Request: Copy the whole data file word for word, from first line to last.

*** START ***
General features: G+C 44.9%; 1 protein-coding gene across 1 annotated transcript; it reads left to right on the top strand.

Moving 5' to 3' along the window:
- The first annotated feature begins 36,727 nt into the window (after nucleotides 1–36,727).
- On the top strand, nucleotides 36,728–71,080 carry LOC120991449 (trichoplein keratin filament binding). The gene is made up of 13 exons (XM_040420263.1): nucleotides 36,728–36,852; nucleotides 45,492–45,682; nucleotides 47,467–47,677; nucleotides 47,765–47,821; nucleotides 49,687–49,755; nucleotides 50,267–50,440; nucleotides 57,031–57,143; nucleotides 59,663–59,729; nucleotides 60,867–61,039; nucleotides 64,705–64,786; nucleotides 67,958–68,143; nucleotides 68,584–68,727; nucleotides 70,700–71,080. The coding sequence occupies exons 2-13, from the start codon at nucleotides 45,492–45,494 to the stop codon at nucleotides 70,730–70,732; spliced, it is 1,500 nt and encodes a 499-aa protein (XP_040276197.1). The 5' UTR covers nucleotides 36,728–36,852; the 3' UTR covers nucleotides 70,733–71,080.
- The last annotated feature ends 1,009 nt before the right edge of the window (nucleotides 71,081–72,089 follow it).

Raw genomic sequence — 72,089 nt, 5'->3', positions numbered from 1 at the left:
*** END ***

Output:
General features: G+C 44.9%; 1 protein-coding gene across 1 annotated transcript; it reads left to right on the top strand.

Moving 5' to 3' along the window:
- The first annotated feature begins 36,727 nt into the window (after nucleotides 1–36,727).
- On the top strand, nucleotides 36,728–71,080 carry LOC120991449 (trichoplein keratin filament binding). The gene is made up of 13 exons (XM_040420263.1): nucleotides 36,728–36,852; nucleotides 45,492–45,682; nucleotides 47,467–47,677; nucleotides 47,765–47,821; nucleotides 49,687–49,755; nucleotides 50,267–50,440; nucleotides 57,031–57,143; nucleotides 59,663–59,729; nucleotides 60,867–61,039; nucleotides 64,705–64,786; nucleotides 67,958–68,143; nucleotides 68,584–68,727; nucleotides 70,700–71,080. The coding sequence occupies exons 2-13, from the start codon at nucleotides 45,492–45,494 to the stop codon at nucleotides 70,730–70,732; spliced, it is 1,500 nt and encodes a 499-aa protein (XP_040276197.1). The 5' UTR covers nucleotides 36,728–36,852; the 3' UTR covers nucleotides 70,733–71,080.
- The last annotated feature ends 1,009 nt before the right edge of the window (nucleotides 71,081–72,089 follow it).

Raw genomic sequence — 72,089 nt, 5'->3', positions numbered from 1 at the left: